• Research opportunities for undergraduate students, including transformational field experiences alongside IHO faculty at their work sites around the globe, provide unique exposures to front-line research and a firm grounding in global awareness.
  • Five-year recruitment scholarships (stipend+tuition+health insurance) for the top-ranked graduate students seeking to apprentice with IHO faculty at ASU. Graduate students are the life-blood of a thriving research enterprise; IHO must maintain a leading position in the annual competition for the best students.
  • Graduate student “pilot research” grants to enhance competitiveness in external research funding. A critical indicator of a successful PhD program is time-to-degree. Graduate students are trained in grant-proposal writing in our program, but their competitiveness in funding—and their efficiency in degree completion—will be substantially improved if initial IHO funding for exploratory research can be showcased in external funding proposals.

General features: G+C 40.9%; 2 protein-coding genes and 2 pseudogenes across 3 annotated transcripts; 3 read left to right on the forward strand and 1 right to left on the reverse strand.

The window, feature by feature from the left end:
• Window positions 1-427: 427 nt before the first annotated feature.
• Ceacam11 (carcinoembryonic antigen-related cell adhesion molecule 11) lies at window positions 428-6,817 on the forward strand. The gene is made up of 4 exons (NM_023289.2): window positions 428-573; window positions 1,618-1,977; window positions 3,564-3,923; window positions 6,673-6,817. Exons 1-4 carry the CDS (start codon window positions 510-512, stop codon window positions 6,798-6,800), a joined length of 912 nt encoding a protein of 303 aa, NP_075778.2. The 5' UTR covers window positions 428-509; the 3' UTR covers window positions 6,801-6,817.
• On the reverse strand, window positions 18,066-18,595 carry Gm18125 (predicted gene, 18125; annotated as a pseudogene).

• Student funding designated to increase representation of women and under-represented groups in human origins science at ASU. Inclusiveness and broad representation in science is a priority at ASU, and IHO will meet this challenge by devoting funding to recruitment of women and minority students to our graduate program.

Enrich Our Communities

Enrich Our Communities

Spanning multiple web portals, from an IHO mobile app to the “Webby” award-winning, and the new learning resource, IHO’s digital ecosystem is designed to reach the broadest audience possible—repaying childhood wonder about our origins with the knowledge outcomes of IHO research and discovery.

IHO is designing innovative, web-based games for our public websites, in which students will learn about human origins through strategic decision-making, playing the role, for example, of an early human searching for resources on ancient landscape or of a paleoanthropologist searching for fossils and artifacts in the East African Rift Valley.